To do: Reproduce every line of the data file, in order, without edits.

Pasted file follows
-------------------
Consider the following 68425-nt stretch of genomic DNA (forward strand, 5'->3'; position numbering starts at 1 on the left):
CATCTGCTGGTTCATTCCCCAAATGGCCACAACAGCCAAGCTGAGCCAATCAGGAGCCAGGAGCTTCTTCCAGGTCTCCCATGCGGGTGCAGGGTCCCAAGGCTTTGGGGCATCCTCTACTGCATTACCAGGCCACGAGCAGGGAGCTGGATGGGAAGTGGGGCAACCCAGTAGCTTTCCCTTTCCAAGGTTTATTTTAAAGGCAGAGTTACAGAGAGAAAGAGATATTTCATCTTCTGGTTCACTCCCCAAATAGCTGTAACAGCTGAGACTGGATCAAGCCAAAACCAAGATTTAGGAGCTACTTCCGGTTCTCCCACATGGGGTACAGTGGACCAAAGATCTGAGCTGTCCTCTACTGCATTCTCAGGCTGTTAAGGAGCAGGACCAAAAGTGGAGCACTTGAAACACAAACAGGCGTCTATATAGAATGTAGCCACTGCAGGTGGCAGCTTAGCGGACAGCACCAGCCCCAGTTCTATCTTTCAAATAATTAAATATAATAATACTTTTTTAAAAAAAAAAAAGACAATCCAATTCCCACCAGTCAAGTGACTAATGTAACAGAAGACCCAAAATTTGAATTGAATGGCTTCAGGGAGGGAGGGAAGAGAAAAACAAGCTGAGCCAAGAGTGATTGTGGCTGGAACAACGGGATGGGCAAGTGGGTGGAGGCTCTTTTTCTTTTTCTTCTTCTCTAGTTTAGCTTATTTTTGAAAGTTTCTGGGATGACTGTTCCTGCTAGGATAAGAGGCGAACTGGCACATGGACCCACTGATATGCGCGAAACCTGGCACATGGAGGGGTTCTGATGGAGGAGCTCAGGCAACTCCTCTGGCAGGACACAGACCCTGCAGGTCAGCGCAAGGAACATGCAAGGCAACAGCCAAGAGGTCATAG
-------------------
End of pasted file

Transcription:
Consider the following 68425-nt stretch of genomic DNA (forward strand, 5'->3'; position numbering starts at 1 on the left):
CATCTGCTGGTTCATTCCCCAAATGGCCACAACAGCCAAGCTGAGCCAATCAGGAGCCAGGAGCTTCTTCCAGGTCTCCCATGCGGGTGCAGGGTCCCAAGGCTTTGGGGCATCCTCTACTGCATTACCAGGCCACGAGCAGGGAGCTGGATGGGAAGTGGGGCAACCCAGTAGCTTTCCCTTTCCAAGGTTTATTTTAAAGGCAGAGTTACAGAGAGAAAGAGATATTTCATCTTCTGGTTCACTCCCCAAATAGCTGTAACAGCTGAGACTGGATCAAGCCAAAACCAAGATTTAGGAGCTACTTCCGGTTCTCCCACATGGGGTACAGTGGACCAAAGATCTGAGCTGTCCTCTACTGCATTCTCAGGCTGTTAAGGAGCAGGACCAAAAGTGGAGCACTTGAAACACAAACAGGCGTCTATATAGAATGTAGCCACTGCAGGTGGCAGCTTAGCGGACAGCACCAGCCCCAGTTCTATCTTTCAAATAATTAAATATAATAATACTTTTTTAAAAAAAAAAAAGACAATCCAATTCCCACCAGTCAAGTGACTAATGTAACAGAAGACCCAAAATTTGAATTGAATGGCTTCAGGGAGGGAGGGAAGAGAAAAACAAGCTGAGCCAAGAGTGATTGTGGCTGGAACAACGGGATGGGCAAGTGGGTGGAGGCTCTTTTTCTTTTTCTTCTTCTCTAGTTTAGCTTATTTTTGAAAGTTTCTGGGATGACTGTTCCTGCTAGGATAAGAGGCGAACTGGCACATGGACCCACTGATATGCGCGAAACCTGGCACATGGAGGGGTTCTGATGGAGGAGCTCAGGCAACTCCTCTGGCAGGACACAGACCCTGCAGGTCAGCGCAAGGAACATGCAAGGCAACAGCCAAGAGGTCATAG